Sunday, October 6, 2013

Sql Injection, OWASP AppSec 2013, Free Training, Published Bad Code

Since 2003, SQL injections have remained in the top 10 list of CVE (Common Vulnerabilities and Exposures dictionary) vulnerabilities. Injection vulnerabilities is the OWASP (Open Web Application Security Project) number one vulnerability. 

The Verizon Business Data Breach Investigations Report 2013, SQL Injection was identified as the single largest attack vector responsible for data theft. The Verizon Business Data Breach reported, “60% of SQL injection attacks in the 2011 dataset were single-event incidents, meaning they exfiltrated data (or otherwise caused an incident) in the initial compromise and didn’t continue beyond that. Single-event incidents are often over and done in a matter of seconds or even milliseconds.”

Yet remarkable SQL injection is one of the low hanging fruits that can be resolved without much effort by any organization. So how is it that we still have SQL injection as a top ten vulnerability after 14 years; developer training, need to evangelize IT management, IT tools, code reviews? All of these can help in reducing the SQL injection. This blog I am going over some great resources for developer training.

Invest in your developers training. The payback is worth it. 

**APPSEC USA 2013** is a great place for developers to get together to learn how to defend their applications. This year APPSEC USA 2013 is in New York, November 18-21.

Jim Manico , VP of Security Architecture at WhiteHat Security and Board member of OWASP, gave a shout out to SafeCode is a very well funded non-profit secure coding organization. They are in the process of releasing a large inventory of secure coding training that is fairly high quality.
Check it out.

**Published example demo code**
But please be aware not everything out there is of the quality that it should be. Code Magazine – A leading independent developer publication that has a good emphasis on .Net development had two articles in its May/June 2013 issue, which showed examples of how SQL injection creeps into applications. Both authors should know better even for a demo article not to use dynamic SQL.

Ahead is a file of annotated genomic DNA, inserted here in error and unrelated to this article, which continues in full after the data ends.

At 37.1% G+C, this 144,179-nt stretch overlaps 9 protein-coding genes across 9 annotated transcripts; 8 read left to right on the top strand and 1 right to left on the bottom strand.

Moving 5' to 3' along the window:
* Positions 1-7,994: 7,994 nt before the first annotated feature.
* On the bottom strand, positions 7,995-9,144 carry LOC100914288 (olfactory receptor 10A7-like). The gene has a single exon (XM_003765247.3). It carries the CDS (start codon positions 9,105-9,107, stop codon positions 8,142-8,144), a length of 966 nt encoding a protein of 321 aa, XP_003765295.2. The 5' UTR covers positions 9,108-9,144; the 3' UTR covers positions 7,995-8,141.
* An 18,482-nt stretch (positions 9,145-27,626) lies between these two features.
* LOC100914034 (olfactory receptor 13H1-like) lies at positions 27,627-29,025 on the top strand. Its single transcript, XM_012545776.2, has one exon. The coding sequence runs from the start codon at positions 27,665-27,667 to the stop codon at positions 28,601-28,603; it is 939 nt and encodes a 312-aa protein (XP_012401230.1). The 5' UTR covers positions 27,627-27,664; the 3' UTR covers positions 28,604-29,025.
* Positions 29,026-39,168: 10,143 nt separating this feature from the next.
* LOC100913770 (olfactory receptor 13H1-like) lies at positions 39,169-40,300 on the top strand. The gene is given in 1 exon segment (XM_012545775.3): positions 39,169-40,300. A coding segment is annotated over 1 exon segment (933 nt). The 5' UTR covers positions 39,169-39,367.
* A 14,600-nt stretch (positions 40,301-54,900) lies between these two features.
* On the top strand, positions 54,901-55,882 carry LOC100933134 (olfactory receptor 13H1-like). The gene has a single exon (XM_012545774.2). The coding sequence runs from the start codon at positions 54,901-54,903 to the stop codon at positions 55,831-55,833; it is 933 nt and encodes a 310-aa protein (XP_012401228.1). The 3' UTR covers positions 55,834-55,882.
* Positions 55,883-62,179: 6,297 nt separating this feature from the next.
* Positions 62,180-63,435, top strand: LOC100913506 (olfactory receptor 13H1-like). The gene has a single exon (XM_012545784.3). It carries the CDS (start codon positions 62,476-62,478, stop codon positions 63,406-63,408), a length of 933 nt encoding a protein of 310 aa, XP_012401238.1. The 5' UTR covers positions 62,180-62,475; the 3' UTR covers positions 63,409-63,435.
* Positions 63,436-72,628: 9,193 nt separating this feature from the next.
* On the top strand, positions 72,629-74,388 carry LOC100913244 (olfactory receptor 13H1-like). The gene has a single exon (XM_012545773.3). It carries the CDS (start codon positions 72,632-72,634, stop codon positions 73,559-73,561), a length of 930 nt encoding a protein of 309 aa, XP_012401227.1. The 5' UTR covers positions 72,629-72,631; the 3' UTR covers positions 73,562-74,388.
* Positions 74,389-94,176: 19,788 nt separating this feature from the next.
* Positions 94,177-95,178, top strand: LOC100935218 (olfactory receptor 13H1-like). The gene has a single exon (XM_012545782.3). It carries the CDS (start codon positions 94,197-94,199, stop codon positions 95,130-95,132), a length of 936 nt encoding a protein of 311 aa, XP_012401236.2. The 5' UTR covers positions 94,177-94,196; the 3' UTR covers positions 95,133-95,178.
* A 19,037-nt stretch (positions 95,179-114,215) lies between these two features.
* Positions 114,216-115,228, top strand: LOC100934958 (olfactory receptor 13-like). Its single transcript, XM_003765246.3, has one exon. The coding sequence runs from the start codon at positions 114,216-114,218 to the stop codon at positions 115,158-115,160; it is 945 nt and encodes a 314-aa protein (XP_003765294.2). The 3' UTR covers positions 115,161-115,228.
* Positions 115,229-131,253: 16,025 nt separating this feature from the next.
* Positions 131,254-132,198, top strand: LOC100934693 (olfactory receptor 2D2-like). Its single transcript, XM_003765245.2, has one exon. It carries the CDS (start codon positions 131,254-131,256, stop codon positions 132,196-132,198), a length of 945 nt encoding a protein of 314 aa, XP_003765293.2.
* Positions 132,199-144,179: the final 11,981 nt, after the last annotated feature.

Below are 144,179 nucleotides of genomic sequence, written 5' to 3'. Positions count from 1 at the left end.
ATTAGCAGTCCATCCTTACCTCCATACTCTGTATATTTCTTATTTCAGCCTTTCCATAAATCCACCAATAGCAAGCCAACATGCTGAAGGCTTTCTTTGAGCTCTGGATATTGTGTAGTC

The first article “Creating Collections of Entity Objects” show sql statement. 

   1:  da = New SqlDataAdapter(“SELECT * FROM Product”, _
   2:      “Server=Localhost;Database=Sandbox; Integrated Security=Yes”)

Not good at all. I can just see someone reading this article downloading the code and making it work for his or her needs and adding a software vulnerability that a cyber criminal can exploit. The average data breach cost any organization about $300.00 per record. TJ Max’s data breach cost exceeded over $250 million in 2007. 

A quick fix, 

   1:  SqlDataAdapter myCommand = new SqlDataAdapter("GetProductsStoredProcedure”,
   2:  myConnection);

The next article “Creating a Robust Web Application with PHP and CodeIgniter” in this example we read things like…

   1:  strQuery = “INSERT INTO logs “& _
   2:  “(custername, cevent, computer) “ _
   3:  Values (‘” & strUserName & “’,’” _
   4:  & strEvent & “’, ‘” & _
   5:  strComputerName & “’)”

However we should have read code like this from the author.

   1:  $name = $_GET['username'];
   2:  $event = $_GET['event'];
   3:  $computerName = $_GET['ComputerName'];
   6:  if ($stmt = $mysqli->prepare("INSERT INTO logs (custername,cevent,computer) VALUES (?, ?,?)")) {
   7:  $stmt->bind_param("ss", $name, $event, $computerName); // Bind the variables to the parameter as strings.
   8:  $stmt->execute(); // Execute the statement.
   9:  $stmt->close(); // Close the prepared statement.}

Don’t forget about another great resource OWASP has Cheat Sheets.

SQL-injection Infographic
 SQL Injection Tutorial Infographic